“Well-Aged” Bothwell Cheese Plant Celebrates 75th Birthday


Age is not important unless you re a cheese, or so the saying goes.

Or a cheese company who s built a reputation on 75 years of tradition.

Bothwell Cheese marked its 75th year making cheese this month with an open house and unveiling of an 8,000-sq.- ft. cheese aging facilty added to what is now a 35,000-sq.-ft. cheese-making facility in New Bothwell.

The latest addition represents another $1.8 million investment for a total of almost $6 million since 2005, and a cash infusion made in a company that now stands out as Canada s only independently owned cheese maker with full national distribution.

That s not bad for a business that began as a small co-op in 1936 started by southeastern Manitoba dairy farmers in a building hand built by local volunteers. In its early years, as many as 50 small cheese plants operated throughout rural Manitoba, and as in much of the rest of Canada, cheese making was an important domestic industry.

As the only remaining cheese maker left in operation in the province, this company is proud of its heritage and the products it makes, said Ivan Balenovic, Bothwell Cheese president and CEO.

One of the things that we often talk about and think about here, is that this company is older than any of us who work here today, he said.

Strong tradition

It s that strong tradition plus a long-standing reputation as a maker of fine cheddars that allowed Bothwell to strike out in new directions.

The 25 varieties of speciality cheese it makes today are a recent innovation, and represent a calculated risk after the company took a careful read of its customers.

Bothwell Cheese now produces a wide array of unusual cheeses, including a jalapeo pepper jack, Madagascar green peppercorn, black truffle, red hot chili pepper jack and red wine aged cheddar.

Balenoic, a former forestry executive who partnered with the ENSIS Growth Fund in 2002 to buy Bothwell Cheese, said he saw the potential to expand Bothwell Cheese with these new products.

I saw a company that had infrastructure in place and had a good consumer base to be able to build from, but I also thought

The 35,000-sq.-ft. Bothwell Cheese plant at New Bothwell has just unveiled a new 8,000-sq.-ft. storage facility as part of its expanded operations. Previously, all cheese had to be shipped for storage in Winnipeg.PHOTO: LORRAINE STEVENSON at that time that there was a lot of unrealized potential, in terms of being able to take the company to a diverse product base.

All of its cheese, whether it is cheddars, mozzarellas, or its unique products, are made only with all-natural ingredients milk only and no modified milk ingredients nor preservatives. Use of pure ingredients has proved a strong selling feature, and allowed the company to focus on a relatively small market that finds its products irresistable.

We didn t go after a mass market, he said. We re after a relatively small percentage of consumers who recognize that there s value in a product like that. Sales are focused in Western Canada, but it has made marketing inroads in Ontario and eastern Quebec too.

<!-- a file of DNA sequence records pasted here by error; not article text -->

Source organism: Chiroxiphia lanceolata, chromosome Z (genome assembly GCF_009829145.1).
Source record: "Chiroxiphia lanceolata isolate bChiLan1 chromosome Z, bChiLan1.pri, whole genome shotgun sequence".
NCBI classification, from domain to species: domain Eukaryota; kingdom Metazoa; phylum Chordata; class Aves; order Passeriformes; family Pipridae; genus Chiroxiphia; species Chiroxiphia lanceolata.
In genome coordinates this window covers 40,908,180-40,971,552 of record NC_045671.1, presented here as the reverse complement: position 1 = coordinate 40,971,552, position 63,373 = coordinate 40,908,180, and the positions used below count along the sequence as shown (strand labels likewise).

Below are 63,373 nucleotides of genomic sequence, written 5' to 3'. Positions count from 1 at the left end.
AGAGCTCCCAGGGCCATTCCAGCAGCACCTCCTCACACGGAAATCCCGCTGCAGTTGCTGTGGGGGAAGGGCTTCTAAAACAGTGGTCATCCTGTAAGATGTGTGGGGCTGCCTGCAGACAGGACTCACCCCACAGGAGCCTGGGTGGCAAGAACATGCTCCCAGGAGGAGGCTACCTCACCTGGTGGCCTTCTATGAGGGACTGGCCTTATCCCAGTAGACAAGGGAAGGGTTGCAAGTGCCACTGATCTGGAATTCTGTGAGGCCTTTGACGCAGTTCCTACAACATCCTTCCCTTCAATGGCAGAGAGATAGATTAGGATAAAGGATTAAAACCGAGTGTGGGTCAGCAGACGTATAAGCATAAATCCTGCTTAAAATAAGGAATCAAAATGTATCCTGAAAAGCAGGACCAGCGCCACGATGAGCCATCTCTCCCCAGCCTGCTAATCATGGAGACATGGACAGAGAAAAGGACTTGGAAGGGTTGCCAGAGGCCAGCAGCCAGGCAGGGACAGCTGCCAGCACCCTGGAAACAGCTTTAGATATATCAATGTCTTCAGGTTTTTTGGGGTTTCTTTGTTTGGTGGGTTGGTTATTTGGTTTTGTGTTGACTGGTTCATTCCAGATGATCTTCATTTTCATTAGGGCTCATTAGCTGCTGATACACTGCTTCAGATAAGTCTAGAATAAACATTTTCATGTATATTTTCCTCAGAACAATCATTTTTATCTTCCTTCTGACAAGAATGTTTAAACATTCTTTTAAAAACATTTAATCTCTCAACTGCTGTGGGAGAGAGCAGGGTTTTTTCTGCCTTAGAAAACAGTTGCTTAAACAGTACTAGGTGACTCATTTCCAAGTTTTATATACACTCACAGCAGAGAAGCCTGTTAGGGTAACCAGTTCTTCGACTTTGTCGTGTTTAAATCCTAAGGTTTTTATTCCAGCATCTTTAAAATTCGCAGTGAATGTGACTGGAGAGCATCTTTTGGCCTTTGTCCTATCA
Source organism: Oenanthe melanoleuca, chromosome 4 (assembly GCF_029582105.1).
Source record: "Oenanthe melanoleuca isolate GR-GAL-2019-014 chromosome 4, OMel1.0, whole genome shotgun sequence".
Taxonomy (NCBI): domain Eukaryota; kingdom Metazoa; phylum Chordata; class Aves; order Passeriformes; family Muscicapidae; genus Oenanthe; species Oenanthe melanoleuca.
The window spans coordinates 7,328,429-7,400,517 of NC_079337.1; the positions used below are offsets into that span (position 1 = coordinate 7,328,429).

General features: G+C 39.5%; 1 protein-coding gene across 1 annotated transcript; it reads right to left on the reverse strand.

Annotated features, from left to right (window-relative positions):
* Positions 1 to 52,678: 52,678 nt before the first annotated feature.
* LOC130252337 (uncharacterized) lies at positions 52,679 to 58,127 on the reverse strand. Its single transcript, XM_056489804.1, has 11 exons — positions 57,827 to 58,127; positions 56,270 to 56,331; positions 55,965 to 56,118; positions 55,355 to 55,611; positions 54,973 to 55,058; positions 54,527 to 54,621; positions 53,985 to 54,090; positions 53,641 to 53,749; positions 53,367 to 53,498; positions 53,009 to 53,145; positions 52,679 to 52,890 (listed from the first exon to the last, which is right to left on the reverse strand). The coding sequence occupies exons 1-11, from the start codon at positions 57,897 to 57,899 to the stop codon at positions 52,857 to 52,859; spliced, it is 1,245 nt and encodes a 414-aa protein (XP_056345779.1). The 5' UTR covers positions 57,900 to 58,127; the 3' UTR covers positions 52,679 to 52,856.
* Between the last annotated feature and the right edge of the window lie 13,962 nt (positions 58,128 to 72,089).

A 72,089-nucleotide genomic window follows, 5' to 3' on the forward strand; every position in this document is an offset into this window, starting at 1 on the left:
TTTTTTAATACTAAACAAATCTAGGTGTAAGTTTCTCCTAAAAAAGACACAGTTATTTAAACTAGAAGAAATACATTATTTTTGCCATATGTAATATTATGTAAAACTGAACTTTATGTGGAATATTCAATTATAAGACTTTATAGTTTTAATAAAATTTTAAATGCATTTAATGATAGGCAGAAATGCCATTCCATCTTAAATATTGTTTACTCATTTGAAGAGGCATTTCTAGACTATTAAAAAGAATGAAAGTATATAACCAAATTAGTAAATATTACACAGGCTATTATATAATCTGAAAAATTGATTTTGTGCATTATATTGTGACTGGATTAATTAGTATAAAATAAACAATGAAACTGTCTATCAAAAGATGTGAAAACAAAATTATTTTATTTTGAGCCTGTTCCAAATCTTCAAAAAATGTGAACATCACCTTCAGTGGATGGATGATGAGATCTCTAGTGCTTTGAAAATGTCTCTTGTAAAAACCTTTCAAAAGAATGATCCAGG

The plant uses 100,000 litres of milk per day 365 days a year, produced by an estimated 2,500 cows on southeastern Manitoba dairy farms.

Local employer

Not only does the plant support local dairy farmers, it is a key regional employer. Several generations of residents and families have worked here, taking pride in their collective years of service. Many staff have worked here decades, including one now with 43 years. Two among the 60 staff have the official title of cheese maker, but that s essentially what each and every one of the employees do, says operations manager Rob Hiebert.

Everyone plays an important role in the cheese-making process, he said. And while the plant has been automated over time, the company hasn t eliminated the human touch. The cheese maker tells the computer what to do, not the other way around, said Hiebert.

Our goal is to make a consistent product, he said. But it s impossible to have one set recipe and say that s the way we re going to make cheese every single day. We re constantly making little tweaks in our recipes and formula changes to adapt to the changes in the milk quality that comes in.

The world s cheese judges are impressed.

Bothwell Cheese has been enjoying a winning streak at Canada s top cheese competition in Belleview, Ontario, taking home top prize for the past five years in a row for its marble cheddar at the British Empire Cheese Competition there.

It will be back at the BECC this December 1 to defend the title, says Balenovic.

What makes it extra special for us is it s judged by true cheese makers, so it s very objective judging, he said. We re being judged by the best of the best.

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One of the things that we often talk about here is that this company is older than any of us who work here today.



Bothwell Cheese operations manager, Rob Hiebert, (l) and Ivan Balenovic, company president and CEO, say it s the trademark quality of their cheese that they re most proud of.PHOTO: LORRAINE STEVENSON

About the author


Lorraine Stevenson

Lorraine Stevenson is a reporter and photographer for the Manitoba Co-operator with 25 years experience writing news and features. She was previously a reporter with the Farmers Independent Weekly and has also written for community newspapers in Winnipeg and Manitoba's Interlake.



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